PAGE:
As the City of Baltimore and the State of Maryland lifts restrictions on businesses after weeks of quarantine, many retailers could be on the verge of breathing a sigh of relief. However, conducting business is likely to look different, as governments are encouraging — and in some cases requiring — heightened safety precautions to help slow the spread of COVID-19. Maintaining open communication with your employees about coronavirus concerns can help you adapt as a business owner and respond to their needs.
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When should I reopen my business?
It depends on your state and regional guidelines. After your local government gives the green light to business owners to reopen, it’s up to you as the owner to devise and implement a plan that considers the safety of your employees and customers.
The CDC recommends that businesses reopen only when they are “ready to protect employees at a higher risk for illness,” which means that precautions are in place and you’ve developed a system for monitoring employee symptoms. From a staffing perspective, keep in mind that you’ll need to be prepared to send sick employees home.
Resources from the CDC
Official guidelines can be a handy way of ensuring all your boxes are checked before and during the reopening process.
Here’s a roundup of helpful links:
How to safely reopen your business
State and local governments are setting their own policies for what is and isn’t required for a business to reopen. While states like New York require businesses to provide masks for its employees and patrons, others leave it up to each business owner. Likewise, the maximum occupancy for retail and restaurants differs among states.
Consider seven steps to shoring up a successful and safe reopening when lockdown restrictions ease.
1. Write out a reopening plan.
Carefully read the reopening guidance for your county or state and write out the steps necessary to meet them. Your local government or chamber of commerce website may provide plan templates and other tools to help.
Your state may require you to post a safe reopening plan at the entrance to your business. And you’ll likely need to post signage and policies for employee protection, social distancing, cleaning and disinfecting.
2. Communicate with your customers.
It may be more difficult to maintain contact with your customers during lockdown, but technology can help you keep an ear to the ground. Many businesses are inviting interaction and feedback on private Facebook groups to gain a better understanding of customer needs and concerns. By talking directly with the public online, you can hear about what might keep them from returning to your business and explore ways to address those concerns together.
Consider other ways that technology can help. Depending on your business or industry, virtual appointments or televisits can help you meet your customers halfway, as does delivery or curbside pickup to limit in-person interaction. When it’s time for in-person interaction with customers, live chat or text messages can communicate what to expect and whether there’s anything you need them to do.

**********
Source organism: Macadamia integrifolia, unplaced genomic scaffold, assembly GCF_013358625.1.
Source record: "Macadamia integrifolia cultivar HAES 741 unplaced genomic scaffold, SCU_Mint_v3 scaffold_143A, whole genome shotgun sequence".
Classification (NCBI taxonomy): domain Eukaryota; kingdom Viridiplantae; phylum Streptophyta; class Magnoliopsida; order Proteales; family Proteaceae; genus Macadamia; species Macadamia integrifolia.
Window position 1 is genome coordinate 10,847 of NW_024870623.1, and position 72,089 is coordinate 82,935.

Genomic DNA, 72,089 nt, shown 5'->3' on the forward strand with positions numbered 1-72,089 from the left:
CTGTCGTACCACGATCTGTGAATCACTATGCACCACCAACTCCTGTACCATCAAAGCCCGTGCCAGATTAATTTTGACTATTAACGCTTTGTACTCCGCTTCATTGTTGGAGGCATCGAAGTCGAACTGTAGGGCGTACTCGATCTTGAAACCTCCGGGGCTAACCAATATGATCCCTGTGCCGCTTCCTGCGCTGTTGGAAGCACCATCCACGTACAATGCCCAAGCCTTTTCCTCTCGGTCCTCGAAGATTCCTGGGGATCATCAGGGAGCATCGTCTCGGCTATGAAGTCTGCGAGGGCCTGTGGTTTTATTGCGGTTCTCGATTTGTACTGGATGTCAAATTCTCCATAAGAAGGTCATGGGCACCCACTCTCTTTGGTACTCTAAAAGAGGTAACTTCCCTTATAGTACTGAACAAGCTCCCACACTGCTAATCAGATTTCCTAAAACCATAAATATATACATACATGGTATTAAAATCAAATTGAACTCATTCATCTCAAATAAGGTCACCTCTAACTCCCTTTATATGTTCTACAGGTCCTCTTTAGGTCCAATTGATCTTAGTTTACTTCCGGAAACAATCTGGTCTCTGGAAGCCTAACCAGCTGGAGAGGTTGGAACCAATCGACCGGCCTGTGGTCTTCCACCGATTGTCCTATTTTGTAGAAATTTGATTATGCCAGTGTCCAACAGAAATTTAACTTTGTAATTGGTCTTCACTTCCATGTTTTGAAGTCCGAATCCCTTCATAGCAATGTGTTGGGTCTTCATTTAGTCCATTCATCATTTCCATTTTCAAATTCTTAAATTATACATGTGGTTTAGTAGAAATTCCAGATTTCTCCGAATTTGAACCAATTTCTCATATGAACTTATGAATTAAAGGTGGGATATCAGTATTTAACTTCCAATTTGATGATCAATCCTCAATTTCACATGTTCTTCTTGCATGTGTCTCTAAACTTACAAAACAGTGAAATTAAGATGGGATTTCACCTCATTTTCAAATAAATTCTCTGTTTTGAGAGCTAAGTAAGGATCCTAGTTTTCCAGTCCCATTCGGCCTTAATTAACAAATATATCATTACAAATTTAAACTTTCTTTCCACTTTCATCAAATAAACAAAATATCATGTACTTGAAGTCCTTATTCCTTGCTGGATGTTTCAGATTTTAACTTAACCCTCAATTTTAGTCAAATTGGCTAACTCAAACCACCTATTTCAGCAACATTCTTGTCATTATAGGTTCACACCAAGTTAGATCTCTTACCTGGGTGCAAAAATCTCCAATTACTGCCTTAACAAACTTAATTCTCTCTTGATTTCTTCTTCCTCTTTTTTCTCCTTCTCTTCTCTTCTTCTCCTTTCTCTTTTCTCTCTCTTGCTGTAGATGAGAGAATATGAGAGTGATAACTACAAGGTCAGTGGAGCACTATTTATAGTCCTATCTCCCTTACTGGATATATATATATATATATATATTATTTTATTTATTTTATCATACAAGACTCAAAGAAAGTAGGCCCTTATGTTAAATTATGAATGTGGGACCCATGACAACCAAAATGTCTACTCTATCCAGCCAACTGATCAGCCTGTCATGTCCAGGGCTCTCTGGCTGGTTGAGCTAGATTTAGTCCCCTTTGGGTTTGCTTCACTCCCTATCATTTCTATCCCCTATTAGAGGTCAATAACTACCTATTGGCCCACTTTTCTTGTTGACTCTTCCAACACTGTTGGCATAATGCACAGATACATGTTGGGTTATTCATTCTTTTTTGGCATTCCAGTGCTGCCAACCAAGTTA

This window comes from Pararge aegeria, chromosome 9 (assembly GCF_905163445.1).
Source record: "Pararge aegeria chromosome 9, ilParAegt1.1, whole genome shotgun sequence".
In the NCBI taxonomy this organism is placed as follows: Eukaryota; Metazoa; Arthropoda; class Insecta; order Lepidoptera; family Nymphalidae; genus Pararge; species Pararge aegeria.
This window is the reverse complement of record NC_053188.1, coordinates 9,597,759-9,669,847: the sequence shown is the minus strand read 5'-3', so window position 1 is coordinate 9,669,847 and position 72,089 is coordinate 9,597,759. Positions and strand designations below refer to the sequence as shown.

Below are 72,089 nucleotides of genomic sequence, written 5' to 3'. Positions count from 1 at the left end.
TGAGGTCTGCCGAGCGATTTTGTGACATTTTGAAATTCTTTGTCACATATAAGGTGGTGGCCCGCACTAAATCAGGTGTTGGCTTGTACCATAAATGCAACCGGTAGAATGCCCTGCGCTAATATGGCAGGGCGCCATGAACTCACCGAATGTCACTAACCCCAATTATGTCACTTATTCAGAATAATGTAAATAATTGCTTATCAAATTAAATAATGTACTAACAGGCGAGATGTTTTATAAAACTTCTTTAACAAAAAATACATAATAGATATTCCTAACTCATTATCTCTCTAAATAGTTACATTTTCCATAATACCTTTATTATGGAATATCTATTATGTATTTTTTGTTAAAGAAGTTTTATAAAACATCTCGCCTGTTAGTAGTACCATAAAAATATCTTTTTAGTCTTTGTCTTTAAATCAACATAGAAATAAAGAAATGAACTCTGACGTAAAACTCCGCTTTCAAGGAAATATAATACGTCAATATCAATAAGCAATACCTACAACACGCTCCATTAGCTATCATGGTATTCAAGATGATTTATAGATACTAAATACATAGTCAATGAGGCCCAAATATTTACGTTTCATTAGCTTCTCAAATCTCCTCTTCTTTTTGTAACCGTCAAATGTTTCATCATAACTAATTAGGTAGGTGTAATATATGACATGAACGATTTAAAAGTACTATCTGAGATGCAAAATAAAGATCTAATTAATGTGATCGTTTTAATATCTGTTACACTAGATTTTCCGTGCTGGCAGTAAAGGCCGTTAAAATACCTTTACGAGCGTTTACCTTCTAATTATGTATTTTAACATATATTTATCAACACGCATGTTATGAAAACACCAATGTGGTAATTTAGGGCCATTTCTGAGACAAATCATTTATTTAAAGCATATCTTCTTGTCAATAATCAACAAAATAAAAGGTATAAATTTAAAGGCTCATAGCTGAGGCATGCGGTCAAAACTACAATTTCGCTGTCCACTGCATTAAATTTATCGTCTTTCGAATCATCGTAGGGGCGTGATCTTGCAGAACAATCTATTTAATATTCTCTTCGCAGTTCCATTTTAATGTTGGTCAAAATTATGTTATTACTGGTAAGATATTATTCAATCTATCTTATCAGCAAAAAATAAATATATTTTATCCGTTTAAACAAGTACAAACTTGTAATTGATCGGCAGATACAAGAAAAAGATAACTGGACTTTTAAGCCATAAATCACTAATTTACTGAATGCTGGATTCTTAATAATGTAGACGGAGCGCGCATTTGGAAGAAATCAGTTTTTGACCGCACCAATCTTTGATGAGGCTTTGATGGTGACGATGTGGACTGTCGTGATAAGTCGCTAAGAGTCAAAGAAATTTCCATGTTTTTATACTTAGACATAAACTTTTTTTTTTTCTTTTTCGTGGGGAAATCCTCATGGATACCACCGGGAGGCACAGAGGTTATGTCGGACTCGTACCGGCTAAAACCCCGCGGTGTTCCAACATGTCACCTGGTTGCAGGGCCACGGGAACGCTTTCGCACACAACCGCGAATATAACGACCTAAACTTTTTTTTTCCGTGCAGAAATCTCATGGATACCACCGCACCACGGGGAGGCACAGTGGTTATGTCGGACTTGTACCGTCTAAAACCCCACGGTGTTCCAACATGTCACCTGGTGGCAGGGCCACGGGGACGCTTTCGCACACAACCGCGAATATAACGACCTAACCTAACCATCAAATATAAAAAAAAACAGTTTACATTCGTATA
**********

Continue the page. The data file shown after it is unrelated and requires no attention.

3. Take it one step at a time.
Under the circumstances, business-as-usual is anything. Local authorities are encouraging businesses to allow employees to work from home when possible. In states where only limited reopening is authorized, restaurants and businesses are limited to delivery and curbside pickup. And many businesses are reopening with limited hours to accommodate extra cleaning or other safety measures, further limiting staff capacity.
If you aren’t yet set up for contactless payments, many companies allow merchants to sign up and begin accepting mobile or online payments quickly. Contactless card readers not only make ordering online or by phone more efficient, but they’re also a safe option for in-person payments when you fully open your doors.
4. Rearrange your physical spaces.
Social distancing is a major part of state reopening plans, and you’ll need to think about how you’ll manage long lines and crowding to prevent confusion or discomfort among your employees and customers.
Your city or state may require you to install spacial markers to help customers stay at a safe distance or implement density restrictions designed to keep spaces from becoming crowded. If you run a storefront, that could include one-way traffic directions for narrow aisles. Physical barriers may also be required to protect your employees behind the counter.
5. Provide your staff with tools for protection.
The CDC recommends business owners to provide their employees with access to:
If you own a business where social distancing isn’t feasible, consider providing gear for specialized protection. For example, stylists at barber shops and beauty salons might use disposable paper capes, safety glasses or even face shields.